HR 1162 – By Rep. Jan Jones, is a Constitutional amendment to allow charter schools to be approved by the state over the objection of local school boards. Under the current proposal, charter schools would first apply to the local board of education in the jurisdiction in which they are located and if denied, they could then apply to the Georgia Charter Schools Commission for a charter and such approval would entitle a charter school to only the state portion of school funding, not any local school system funds. This Constitutional amendment is in response to (and would overturn) the May 2011 decision of the Georgia Supreme Court which declared that only local school boards could approve charter schools. STATUS: Passed out of House Education Committee on February 2, 2012. Failed to pass by the required Constitutional 2/3 majority on February 8, 2012 (10 votes short of the required 120). House voted to reconsider on Thursday, February 9, 2012 and Passed the House on February 22, 2012 (by a vote of 123-48). Approved by Senate Education & Youth Committee on February 24, 2012 and was debated by the full Senate before being tabled (presumably because they were short of having the necessary 2/3 majority) on February 29, 2012. The bill is eligible to be pulled from the table and brought up at any time in the Senate.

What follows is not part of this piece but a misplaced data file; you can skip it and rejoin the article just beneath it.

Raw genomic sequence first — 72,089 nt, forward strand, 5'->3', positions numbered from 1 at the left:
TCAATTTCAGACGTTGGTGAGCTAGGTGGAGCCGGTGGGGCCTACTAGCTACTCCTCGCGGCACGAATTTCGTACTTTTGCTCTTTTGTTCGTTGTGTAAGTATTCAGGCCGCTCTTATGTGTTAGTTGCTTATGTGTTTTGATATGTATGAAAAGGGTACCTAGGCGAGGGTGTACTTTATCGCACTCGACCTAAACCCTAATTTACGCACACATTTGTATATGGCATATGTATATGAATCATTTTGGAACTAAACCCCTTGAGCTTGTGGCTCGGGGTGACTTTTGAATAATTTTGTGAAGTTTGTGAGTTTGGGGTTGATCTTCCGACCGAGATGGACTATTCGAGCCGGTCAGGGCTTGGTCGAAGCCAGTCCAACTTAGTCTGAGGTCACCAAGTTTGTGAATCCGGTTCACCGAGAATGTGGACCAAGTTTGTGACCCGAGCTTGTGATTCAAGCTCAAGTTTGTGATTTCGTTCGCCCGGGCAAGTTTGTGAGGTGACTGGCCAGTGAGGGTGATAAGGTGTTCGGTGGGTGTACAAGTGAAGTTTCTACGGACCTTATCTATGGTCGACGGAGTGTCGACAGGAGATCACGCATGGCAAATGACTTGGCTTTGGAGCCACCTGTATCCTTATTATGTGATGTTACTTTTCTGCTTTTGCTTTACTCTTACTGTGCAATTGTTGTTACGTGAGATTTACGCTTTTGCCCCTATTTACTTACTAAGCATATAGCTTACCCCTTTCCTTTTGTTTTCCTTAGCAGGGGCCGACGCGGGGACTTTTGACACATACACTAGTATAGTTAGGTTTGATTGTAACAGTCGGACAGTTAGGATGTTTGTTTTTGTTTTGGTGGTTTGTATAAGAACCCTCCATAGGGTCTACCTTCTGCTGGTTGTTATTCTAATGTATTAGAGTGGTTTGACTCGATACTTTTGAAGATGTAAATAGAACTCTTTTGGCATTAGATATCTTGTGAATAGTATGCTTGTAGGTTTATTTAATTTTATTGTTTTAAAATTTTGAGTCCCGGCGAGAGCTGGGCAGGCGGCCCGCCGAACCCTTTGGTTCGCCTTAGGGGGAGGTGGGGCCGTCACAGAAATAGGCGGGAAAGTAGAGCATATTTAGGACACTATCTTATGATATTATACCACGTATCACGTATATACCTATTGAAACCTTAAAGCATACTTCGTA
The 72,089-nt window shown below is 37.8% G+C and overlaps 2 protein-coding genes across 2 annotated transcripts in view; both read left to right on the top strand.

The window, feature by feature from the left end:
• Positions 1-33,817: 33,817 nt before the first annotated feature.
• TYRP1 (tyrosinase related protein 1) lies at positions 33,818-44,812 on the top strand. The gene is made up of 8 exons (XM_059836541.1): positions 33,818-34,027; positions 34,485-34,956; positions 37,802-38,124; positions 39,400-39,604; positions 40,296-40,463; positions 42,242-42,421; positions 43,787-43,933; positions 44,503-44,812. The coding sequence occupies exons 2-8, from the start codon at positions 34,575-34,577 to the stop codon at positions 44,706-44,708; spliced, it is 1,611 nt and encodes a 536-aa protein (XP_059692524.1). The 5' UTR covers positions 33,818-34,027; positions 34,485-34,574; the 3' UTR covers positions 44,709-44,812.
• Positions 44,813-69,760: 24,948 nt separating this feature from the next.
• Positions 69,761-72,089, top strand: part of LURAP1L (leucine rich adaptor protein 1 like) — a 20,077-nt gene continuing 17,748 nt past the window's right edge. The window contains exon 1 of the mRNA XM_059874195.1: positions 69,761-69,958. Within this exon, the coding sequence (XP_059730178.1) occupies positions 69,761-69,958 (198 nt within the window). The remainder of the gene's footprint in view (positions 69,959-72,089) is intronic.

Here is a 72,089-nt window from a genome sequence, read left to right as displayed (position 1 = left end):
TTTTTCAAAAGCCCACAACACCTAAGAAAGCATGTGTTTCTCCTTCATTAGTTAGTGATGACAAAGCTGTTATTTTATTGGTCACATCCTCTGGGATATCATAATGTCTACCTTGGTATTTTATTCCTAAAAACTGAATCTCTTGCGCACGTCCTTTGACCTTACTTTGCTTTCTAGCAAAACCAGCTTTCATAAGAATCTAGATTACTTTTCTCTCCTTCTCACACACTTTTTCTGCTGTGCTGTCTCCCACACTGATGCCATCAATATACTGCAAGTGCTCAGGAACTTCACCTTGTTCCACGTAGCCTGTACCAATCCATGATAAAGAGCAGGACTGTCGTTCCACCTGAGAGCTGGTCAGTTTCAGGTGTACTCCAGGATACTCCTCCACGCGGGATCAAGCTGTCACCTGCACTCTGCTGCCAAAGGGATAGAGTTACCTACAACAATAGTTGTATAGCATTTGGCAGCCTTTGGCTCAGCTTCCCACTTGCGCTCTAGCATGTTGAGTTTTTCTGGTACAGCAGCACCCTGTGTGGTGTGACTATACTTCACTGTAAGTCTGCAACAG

SB 33 – By Sen. David Shafer, would bring “zero-base” budgeting to Georgia’s budget process, requiring every state program, agency or department to submit a zero-base budget once every four years. A zero-base budget would require every budget to start at zero and for every line item for a particular program or agency to be justified, rather than the current scenario where the starting point for budget discussions is the previous year’s budget amount and the discussion is how much that amount will be raised or lowered. STATUS: Passed the Senate (by a 48-1 vote) and House (by a 135-38 vote) last year but in different versions. Working out the two versions is pending in a House-Senate Conference Committee.